By the end of this lesson, students will demonstrate their understandings of some of the core elements of a poem by identifying the rhyme structure, the principal figurative devices, and the core themes of “The Rime of the Ancient Mariner.” (too constraining, presumes correct responses and delineated techniques for reaching pre-specified ends)
      Students will write original poems in this lesson. (too open-ended; without more structure students are likely to be frustrated.)
    • why writing practices?
      it is not just to teach you how to write in different ways (although that is important)
      it is not just a recipe book of activities that you can copy in your classroom
    • rather . . .
      writing practices are enabling constraints that you can use to teach your students writing
      writing practices focus on declarative (knowing about), procedural (knowing how) and conditional (knowing when) strategies
    • Other writing practices
      Freewriting
      Invisible writing
      Collaborative stories (Exquisite corpse for e.g.)
      Word Collages
      Copying text from favourite writer
      Close reading to study technique that is then copied
      Cut apart revision
      Changing tense, person, genre
      Clustering or mapping
    • Writing Poetry
      Even this morning would be an improvement over the present I was in the garden then surrounded by the hum of bees and the Latin names of flowers watching the early light flash off the slanted windows of the greenhouse and silver the limbs on the rows of dark hemlocks as usual I was thinking about the moments of the past letting my memory rush over them like waterrushing over the stones on the bottom of a stream I was even thinking a little about the future that place where people are doing a dance we cannot imagine a dance whose name we can only guess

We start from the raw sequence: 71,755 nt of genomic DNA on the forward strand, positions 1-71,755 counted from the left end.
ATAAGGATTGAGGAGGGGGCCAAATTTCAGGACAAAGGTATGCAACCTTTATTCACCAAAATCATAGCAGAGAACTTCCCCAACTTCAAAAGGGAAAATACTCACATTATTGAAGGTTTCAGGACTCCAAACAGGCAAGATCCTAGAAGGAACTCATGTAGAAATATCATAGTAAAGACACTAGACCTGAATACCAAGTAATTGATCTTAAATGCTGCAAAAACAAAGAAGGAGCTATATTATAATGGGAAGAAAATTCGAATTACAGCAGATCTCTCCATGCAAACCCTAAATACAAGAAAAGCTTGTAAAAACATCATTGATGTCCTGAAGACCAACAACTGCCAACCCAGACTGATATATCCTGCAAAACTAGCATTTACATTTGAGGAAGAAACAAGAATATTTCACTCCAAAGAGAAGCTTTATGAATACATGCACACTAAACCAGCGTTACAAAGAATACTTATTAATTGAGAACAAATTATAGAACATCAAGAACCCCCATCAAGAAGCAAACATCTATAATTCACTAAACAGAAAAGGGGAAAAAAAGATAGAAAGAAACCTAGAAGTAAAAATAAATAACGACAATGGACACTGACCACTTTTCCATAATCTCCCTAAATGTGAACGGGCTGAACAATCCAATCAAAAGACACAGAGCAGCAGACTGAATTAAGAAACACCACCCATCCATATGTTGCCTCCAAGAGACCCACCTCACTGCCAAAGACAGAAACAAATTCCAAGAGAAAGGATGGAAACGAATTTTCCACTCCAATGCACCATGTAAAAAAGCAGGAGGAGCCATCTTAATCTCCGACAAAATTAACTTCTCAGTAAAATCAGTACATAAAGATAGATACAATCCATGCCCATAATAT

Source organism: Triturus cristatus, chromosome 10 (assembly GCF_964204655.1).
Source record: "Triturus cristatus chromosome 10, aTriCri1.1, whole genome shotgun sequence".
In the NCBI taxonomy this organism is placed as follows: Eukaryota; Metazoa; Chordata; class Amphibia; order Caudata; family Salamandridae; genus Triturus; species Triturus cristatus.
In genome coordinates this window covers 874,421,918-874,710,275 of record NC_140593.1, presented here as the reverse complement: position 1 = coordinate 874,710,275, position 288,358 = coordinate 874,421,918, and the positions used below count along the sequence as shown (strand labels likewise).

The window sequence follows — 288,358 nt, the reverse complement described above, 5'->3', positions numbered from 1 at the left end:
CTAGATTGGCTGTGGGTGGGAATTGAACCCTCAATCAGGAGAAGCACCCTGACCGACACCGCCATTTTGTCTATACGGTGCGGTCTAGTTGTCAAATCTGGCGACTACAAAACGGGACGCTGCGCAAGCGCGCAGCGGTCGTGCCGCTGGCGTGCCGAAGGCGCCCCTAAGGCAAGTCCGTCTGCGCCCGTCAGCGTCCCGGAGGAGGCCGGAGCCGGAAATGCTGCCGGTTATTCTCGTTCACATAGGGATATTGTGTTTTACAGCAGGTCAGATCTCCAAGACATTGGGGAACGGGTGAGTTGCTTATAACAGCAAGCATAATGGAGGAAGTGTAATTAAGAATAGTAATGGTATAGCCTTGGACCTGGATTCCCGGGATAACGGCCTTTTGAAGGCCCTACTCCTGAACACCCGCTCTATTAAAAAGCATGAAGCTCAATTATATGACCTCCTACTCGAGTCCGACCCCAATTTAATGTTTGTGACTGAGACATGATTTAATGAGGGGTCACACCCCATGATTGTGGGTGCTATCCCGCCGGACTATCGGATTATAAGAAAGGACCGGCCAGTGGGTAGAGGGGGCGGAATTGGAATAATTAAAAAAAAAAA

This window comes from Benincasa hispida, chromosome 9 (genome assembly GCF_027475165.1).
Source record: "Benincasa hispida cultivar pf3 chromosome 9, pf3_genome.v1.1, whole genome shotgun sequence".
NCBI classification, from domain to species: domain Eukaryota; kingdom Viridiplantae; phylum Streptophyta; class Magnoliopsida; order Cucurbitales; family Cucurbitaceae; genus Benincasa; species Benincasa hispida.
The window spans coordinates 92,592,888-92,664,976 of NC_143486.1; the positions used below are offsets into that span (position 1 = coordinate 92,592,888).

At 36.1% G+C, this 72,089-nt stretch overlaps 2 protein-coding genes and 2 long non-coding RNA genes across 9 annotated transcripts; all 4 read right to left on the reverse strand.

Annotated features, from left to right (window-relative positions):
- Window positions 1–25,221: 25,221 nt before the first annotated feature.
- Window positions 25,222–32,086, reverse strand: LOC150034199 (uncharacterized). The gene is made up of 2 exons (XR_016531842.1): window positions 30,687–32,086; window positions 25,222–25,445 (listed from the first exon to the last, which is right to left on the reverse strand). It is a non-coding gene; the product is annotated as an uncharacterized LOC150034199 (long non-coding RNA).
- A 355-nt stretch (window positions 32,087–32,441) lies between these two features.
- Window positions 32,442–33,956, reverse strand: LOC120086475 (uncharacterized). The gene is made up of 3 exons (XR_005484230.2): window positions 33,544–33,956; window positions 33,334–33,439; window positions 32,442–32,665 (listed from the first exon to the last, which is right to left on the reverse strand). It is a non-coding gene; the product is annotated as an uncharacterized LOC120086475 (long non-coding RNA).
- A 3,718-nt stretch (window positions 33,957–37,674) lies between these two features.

• Nostalgia
      Billy Collins
    • Even this morning would be an improvement over the present.I was in the garden then, surrounded by the hum of beesand the Latin names of flowers, watching the early lightflash off the slanted windows of the greenhouseand silver the limbs on the rows of dark hemlocks.
      As usual, I was thinking about the moments of the past,letting my memory rush over them like waterrushing over the stones on the bottom of a stream.I was even thinking a little about the future, that placewhere people are doing a dance we cannot imagine,a dance whose name we can only guess.
    • A Humument
      Tom Phillips most famous work is A Humument:
      A Treated Victorian Novel. One day, Phillips
      went to a bookseller's with the express intention
      of buying a cheap book to use as the basis of an
      art project. He randomly purchased a novel called
      A Human Document by Victorian author William
      Mallock, and began a long project of creating art
      from its pages. He paints, collages or draws over
      the pages, leaving some of the text peeking
      through in serpentine bubble shapes, creating
      a "found" text with its own story, different from
      the original.http://www.rosacordis.com/humument/intro.html
    • For Next Week
      Bring hard copy of the essay: “Mind-Forg’d Manacles”: The Academic Essay
      Bring your writing from tonight and read the piece about Learning Grammar in Context